BOCA RATON, Fla. – Cubs president Theo Epstein said Monday he might have to get “creative” with his resources to pull off even one splashy free agent signing this winter.
How’s this for creative: Find out where Rick Hahn’s getting his sun or spa time at the Boca Raton Resort and Club this week and start talking young Cubs infielders for an established starter like Jose Quintana.
The Cubs and White Sox making a trade of substance? It hasn’t happened since the late 1990s.
But since then it’s hard to imagine when the teams have looked like better fits as trade partners than they do now. The Cubs have infield depth and need pitching; the Sox have pitching depth and need infielders.
“I’d be up for it,” said Epstein, whose Cubs have been linked to almost every big-ticket free agent since the day the Mets pulled their magic carpet out from under them less than three weeks ago.
“I’m not sure what Rick and Kenny would have to say,” Epstein said, referring to the Sox general manager and executive vice president Kenny Williams. “But if it helps both teams on the surface, why not?”
Hahn, who has been open about trying to acquire controllable, young infielders (Javy Baez, Starlin Castro?), is open to the historically rare, crosstown avenue for team-building.
“There’s probably the added wrinkle that if you’re wrong you have to live with it eight miles away for each of us,” Hahn said Monday as the general managers meetings got underway in Florida. “Certainly, the way we approach it and, I’m confident, the way they approach it, if it’s something that makes your club stronger, you explore it.”
The last time the teams hooked up on a trade that turned out to be significant, the Cubs got non-factor reliever Matt Karchner in 1998 for prospect Jon Garland – who wound pitched more than 190 innings in six seasons for the Sox, including a 2005 All-Star season that included two strong starts during a World Series run.
On the other hand, six years earlier the Cubs got unproven 22-year-old outfielder Sammy Sosa from the Sox for an end-of-career slugger, George Bell.
“We make trades in our division, which is probably a little more dangerous in terms of the long-term repercussions if you’re wrong,” said Hahn, who acknowledged the Cubs’ deep reserve of young infielders. “And we’ve done that before without hesitation, so I don’t think it’d be any different with the Cubs.”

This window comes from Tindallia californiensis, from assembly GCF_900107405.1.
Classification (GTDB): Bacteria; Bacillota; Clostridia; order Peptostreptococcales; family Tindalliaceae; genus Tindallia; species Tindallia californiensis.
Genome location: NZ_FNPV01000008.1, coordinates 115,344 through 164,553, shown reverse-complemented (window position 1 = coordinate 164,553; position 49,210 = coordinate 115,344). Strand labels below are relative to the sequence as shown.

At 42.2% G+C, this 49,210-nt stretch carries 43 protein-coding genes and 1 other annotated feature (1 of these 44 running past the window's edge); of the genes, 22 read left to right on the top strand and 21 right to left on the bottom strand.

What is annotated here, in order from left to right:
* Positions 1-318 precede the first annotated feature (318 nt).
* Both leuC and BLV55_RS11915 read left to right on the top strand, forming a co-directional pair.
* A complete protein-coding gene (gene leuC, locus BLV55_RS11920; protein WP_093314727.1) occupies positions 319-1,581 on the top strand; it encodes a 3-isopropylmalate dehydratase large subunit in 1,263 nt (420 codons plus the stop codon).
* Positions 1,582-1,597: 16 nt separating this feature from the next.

Baez, the power-hitting prospect who already was the subject of trade talks near the July trade deadline, would provide a dramatic improvement for the fielding-challenged Sox at any of three infield positions – improving, by extension, the Sox pitching, especially from short.
“We could use some infielders,” Hahn said.
Said Epstein: “You never get any deals done if you’re timid in this game. If it’s something that made sense, why not?
“There’s only 29 teams you can do deals with,” he added, “so you start crossing teams off the list, it limits your ability to get things done.”
Especially when the Cubs are still waiting for their ship – er, business president Crane Kenney’s wheelbarrow of cash – to come in.
Despite all the free-spending speculation surrounding the Cubs and such likely nine-figure free agent pitchers as David Price and Zack Greinke, Epstein made it clear that the Cubs are limited in how much they can spend – despite playoff revenues, projected new ballpark revenues and as much $25 million worth of projected attendance increases.
“If we want to do two things, we have to get pretty creative. Even if we want to do one really big thing, we have to get creative,” said Epstein, who for the second straight November ruled out multiple nine-figure signings.
“We’re going to have more money down the line than we have right now,” said Epstein, who has more than $100 million of next year’s payroll committed if he keeps all his arbitration-eligible players. “We have the ability to add a little bit from where we are right now, but arbitration raises cut into things quit a bit.
“Two sizeable things, we’d have to definitely get creative. That doesn’t make it impossible.”
Especially if they can make trades. Especially if it moves chunks of salary.
Castro, for instance, has $38 million left on the final four guaranteed years of his contract, including $7 million in 2016. Starter Jason Hammel, who was relegated to the short-inning back end of the rotation by playoff time, has $9 million left on the final year of his contract.
“There’s a lot of moving parts,” Epstein said. “We might trade some players who are salaried in exchange for a salaried player. There are ways to get things done if they make sense for the club.”
If the Sox were willing to move Quintana – and Hahn has said in recent weeks the team might have to deal from its pitching depth to fill needs – that could make big sense for the Cubs, who could offer a multiple-player package built around one of the established or big-upside infielders.
Quintana, 26, has a 3.42 career ERA in the American League, three consecutive 200-inning seasons and is locked up for the next three years at $23.25 million (plus two club-friendly team options).